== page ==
Technicals Stability Returns



Understanding Retention Ratio

The retention ratio indicates how much the percentage of a company's earnings is credited back in business rather than being paid out as dividends to shareholders. Companies retain some portion of their profits for development, growth, and expansion.

The retention ratio is opposite to the Payout Ratio. Where Retention ratio measures the retained percentage of the company earnings, and the Dividend Payout Ratio measures the percent of profit paid to the shareholders as dividends. The Retention Ratio indicates how much the company plows back its earnings for growth and expansion, so it is also known as Plowback Ratio.

The formula to derive Retention Ratio

Retention Ratio


Net Income - Net Profit or Net Income is measured by sales minus the Cost of goods sold, general and administrative expenses, operating expenses, other expenses, depreciation, interest, taxes, etc. Net Income is found in the Income statement of the company.

Dividend Paid - It is part of the company's earnings paid out as dividends to its shareholders, and it is found in the cash flow statement.

Example of Retention Ratio: For the financial year, Havells India reported Net Income as Rs. 1044.31 Cr., and Dividend Paid as Rs.187.80 Cr. The value as per the Formula (Retention Ratio = Net Income - Dividend Paid / Net Income) is calculated as (1044.31 - 187.80 / 1044.31) = 0.82.


Key Highlights
The retention ratio indicates how much the company retains its earnings to reinvest in operations, and it is calculated by subtracting Net Income and Dividend Paid divided by Net Income.

Growing companies retain a high portion of their earnings back into business for growth and expansion.

The retention ratio is inverse to the Payout Ratio.

The sum of the retention ratio and dividend payout ratio should be a total of 100%.


While looking at the Retention Ratio, the following points should also take into consideration:
Growing companies retain a high portion of their earnings back into business for growth and expansion.

The ideal range of this metric depends upon the perspective of investors. The size of this ratio attracts different types of investors. Income-oriented investors look for companies with a low retention ratio, and goal-oriented investors look for a high ratio.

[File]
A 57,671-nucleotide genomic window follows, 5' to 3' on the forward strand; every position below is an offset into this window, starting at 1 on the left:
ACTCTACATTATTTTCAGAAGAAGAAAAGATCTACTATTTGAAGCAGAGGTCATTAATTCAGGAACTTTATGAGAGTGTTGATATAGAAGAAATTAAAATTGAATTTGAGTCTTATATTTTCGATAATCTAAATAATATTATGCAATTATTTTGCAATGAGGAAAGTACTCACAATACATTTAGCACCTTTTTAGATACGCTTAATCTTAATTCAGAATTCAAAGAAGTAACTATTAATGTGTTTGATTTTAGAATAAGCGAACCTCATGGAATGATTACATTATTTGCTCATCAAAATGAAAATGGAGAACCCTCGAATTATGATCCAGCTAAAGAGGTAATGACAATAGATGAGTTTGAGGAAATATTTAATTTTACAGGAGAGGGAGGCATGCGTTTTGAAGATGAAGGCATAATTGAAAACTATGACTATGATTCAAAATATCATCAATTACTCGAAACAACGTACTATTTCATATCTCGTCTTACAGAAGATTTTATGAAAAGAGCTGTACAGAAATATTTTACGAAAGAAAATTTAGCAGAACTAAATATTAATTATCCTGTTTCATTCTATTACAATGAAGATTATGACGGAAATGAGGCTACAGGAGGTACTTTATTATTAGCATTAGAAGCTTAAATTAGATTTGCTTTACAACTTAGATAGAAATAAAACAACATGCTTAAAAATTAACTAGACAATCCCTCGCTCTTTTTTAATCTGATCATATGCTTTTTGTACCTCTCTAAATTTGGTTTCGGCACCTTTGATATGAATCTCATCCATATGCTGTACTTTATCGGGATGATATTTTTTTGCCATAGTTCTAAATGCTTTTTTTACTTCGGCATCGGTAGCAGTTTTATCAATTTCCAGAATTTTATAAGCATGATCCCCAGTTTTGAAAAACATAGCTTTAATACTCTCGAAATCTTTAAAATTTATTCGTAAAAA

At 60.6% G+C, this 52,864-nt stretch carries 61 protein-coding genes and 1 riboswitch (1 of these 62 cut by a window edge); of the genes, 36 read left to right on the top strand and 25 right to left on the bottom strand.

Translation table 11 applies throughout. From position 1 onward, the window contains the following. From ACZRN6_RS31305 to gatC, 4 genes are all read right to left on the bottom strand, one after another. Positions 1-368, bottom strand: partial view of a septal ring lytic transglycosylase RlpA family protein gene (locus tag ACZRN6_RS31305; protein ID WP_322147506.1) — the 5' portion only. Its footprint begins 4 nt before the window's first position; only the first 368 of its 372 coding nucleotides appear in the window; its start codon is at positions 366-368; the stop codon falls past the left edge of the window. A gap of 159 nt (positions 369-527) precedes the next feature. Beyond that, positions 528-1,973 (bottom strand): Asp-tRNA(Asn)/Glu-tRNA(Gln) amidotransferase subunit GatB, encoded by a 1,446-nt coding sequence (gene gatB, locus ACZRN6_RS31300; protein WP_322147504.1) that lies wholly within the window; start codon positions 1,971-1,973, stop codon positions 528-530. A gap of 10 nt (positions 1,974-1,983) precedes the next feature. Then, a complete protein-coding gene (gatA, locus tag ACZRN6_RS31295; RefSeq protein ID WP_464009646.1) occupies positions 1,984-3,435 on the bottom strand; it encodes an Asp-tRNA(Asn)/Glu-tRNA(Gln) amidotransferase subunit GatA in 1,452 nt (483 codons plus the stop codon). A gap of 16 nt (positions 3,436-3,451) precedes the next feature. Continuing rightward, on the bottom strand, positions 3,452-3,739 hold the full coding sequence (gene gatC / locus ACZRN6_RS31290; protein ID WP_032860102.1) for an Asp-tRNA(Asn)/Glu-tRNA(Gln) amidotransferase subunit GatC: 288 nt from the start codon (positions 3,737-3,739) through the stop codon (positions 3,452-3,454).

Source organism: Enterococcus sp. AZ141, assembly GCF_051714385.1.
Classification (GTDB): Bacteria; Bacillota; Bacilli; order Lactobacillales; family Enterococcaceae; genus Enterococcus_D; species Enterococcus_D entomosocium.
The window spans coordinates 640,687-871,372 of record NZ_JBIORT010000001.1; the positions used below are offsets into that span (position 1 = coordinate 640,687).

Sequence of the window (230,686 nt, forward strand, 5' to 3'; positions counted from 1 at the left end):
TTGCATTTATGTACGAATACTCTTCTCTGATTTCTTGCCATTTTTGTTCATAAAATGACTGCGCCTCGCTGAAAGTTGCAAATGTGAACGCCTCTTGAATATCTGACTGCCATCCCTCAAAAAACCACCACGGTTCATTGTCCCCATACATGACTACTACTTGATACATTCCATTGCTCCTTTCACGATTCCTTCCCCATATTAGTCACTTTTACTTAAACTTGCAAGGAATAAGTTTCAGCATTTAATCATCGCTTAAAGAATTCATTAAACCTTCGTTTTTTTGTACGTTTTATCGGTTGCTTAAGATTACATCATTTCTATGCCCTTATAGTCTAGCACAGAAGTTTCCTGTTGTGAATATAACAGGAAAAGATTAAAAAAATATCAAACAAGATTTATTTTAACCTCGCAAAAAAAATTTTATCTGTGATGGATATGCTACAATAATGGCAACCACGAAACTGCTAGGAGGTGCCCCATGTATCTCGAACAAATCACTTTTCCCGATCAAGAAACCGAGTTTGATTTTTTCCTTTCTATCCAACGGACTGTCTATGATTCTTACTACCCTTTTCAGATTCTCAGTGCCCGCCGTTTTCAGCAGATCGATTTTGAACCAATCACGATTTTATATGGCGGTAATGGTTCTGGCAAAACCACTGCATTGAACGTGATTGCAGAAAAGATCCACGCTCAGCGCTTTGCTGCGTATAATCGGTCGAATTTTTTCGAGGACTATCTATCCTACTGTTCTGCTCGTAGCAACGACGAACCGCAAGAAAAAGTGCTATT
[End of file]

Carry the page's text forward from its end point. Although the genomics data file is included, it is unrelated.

A high retention ratio indicates that the company is reinvesting its earnings back into the business to expand its net income, growth, and expansion.

Companies that are still growing or have less cash flow are likely to plow back a high portion of their earnings or all earnings back into the business to reinvest in operation.


How to use Retention Ratio effectively
Growth-oriented investors usually look for a high ratio because the company may not be paying high dividends or not at all but growing, so there are high chances that the company may give dividends in the future.

Growth-oriented investors usually look for a high retention ratio because the company may not be paying dividends in the present or paying but in less amount and retaining its more portion for reinvestment in operations and growing continuously, may give dividends in the future. A higher Retention Ratio is not always good because we have to check different dilemmas. The retention ratio of a particular company is high, but its net profit is decreasing over a period is also a not good sign.

Income-oriented investors usually look for companies that have a low retention ratio. It indicates that the company is retaining a minimum portion of its earnings and paying the maximum to shareholders as dividends.

The sum of the retention ratio and dividend payout ratio should be a total of 100% or 1.

For better analysis, we must look at other financial metrics with retention ratio like Dividend Payout Ratio, Earnings Yield, Enterprise Value to Revenue, Free Cash Flow to Revenue, etc.,